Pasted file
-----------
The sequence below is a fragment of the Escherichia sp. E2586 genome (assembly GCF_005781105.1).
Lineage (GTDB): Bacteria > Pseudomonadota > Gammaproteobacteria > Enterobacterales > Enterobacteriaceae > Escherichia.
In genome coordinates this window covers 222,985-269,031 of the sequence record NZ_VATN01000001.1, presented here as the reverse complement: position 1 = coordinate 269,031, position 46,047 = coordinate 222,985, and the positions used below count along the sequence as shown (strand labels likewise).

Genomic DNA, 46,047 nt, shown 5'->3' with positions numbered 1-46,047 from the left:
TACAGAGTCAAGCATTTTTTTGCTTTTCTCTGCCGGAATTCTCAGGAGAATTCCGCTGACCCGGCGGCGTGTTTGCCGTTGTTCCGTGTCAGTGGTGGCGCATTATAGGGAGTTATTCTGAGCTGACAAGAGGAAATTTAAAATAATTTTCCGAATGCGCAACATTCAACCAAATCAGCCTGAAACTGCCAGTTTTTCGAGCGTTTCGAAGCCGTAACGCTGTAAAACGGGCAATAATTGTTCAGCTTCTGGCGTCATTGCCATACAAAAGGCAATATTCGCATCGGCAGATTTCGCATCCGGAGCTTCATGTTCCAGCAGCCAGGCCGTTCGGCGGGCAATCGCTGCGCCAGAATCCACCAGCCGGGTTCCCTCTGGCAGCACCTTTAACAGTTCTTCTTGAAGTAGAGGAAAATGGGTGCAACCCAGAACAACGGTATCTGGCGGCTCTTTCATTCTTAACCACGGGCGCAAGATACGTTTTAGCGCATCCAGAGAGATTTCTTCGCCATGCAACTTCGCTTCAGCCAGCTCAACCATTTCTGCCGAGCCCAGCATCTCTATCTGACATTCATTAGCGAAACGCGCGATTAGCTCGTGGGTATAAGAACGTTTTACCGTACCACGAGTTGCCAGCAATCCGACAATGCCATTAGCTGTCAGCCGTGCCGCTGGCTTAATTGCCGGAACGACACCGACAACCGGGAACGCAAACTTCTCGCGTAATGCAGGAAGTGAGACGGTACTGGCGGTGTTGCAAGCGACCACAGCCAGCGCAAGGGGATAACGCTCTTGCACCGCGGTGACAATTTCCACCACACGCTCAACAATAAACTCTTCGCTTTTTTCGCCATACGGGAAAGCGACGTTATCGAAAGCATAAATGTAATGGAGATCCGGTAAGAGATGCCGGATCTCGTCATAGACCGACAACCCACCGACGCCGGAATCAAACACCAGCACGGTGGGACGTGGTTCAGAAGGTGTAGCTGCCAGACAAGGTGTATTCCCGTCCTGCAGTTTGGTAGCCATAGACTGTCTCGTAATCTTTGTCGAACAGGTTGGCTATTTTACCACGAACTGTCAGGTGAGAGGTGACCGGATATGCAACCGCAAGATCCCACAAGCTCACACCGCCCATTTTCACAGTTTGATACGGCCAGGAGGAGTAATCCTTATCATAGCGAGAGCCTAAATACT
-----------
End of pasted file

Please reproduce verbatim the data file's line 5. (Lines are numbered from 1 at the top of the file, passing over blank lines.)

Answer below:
TACAGAGTCAAGCATTTTTTTGCTTTTCTCTGCCGGAATTCTCAGGAGAATTCCGCTGACCCGGCGGCGTGTTTGCCGTTGTTCCGTGTCAGTGGTGGCGCATTATAGGGAGTTATTCTGAGCTGACAAGAGGAAATTTAAAATAATTTTCCGAATGCGCAACATTCAACCAAATCAGCCTGAAACTGCCAGTTTTTCGAGCGTTTCGAAGCCGTAACGCTGTAAAACGGGCAATAATTGTTCAGCTTCTGGCGTCATTGCCATACAAAAGGCAATATTCGCATCGGCAGATTTCGCATCCGGAGCTTCATGTTCCAGCAGCCAGGCCGTTCGGCGGGCAATCGCTGCGCCAGAATCCACCAGCCGGGTTCCCTCTGGCAGCACCTTTAACAGTTCTTCTTGAAGTAGAGGAAAATGGGTGCAACCCAGAACAACGGTATCTGGCGGCTCTTTCATTCTTAACCACGGGCGCAAGATACGTTTTAGCGCATCCAGAGAGATTTCTTCGCCATGCAACTTCGCTTCAGCCAGCTCAACCATTTCTGCCGAGCCCAGCATCTCTATCTGACATTCATTAGCGAAACGCGCGATTAGCTCGTGGGTATAAGAACGTTTTACCGTACCACGAGTTGCCAGCAATCCGACAATGCCATTAGCTGTCAGCCGTGCCGCTGGCTTAATTGCCGGAACGACACCGACAACCGGGAACGCAAACTTCTCGCGTAATGCAGGAAGTGAGACGGTACTGGCGGTGTTGCAAGCGACCACAGCCAGCGCAAGGGGATAACGCTCTTGCACCGCGGTGACAATTTCCACCACACGCTCAACAATAAACTCTTCGCTTTTTTCGCCATACGGGAAAGCGACGTTATCGAAAGCATAAATGTAATGGAGATCCGGTAAGAGATGCCGGATCTCGTCATAGACCGACAACCCACCGACGCCGGAATCAAACACCAGCACGGTGGGACGTGGTTCAGAAGGTGTAGCTGCCAGACAAGGTGTATTCCCGTCCTGCAGTTTGGTAGCCATAGACTGTCTCGTAATCTTTGTCGAACAGGTTGGCTATTTTACCACGAACTGTCAGGTGAGAGGTGACCGGATATGCAACCGCAAGATCCCACAAGCTCACACCGCCCATTTTCACAGTTTGATACGGCCAGGAGGAGTAATCCTTATCATAGCGAGAGCCTAAATACT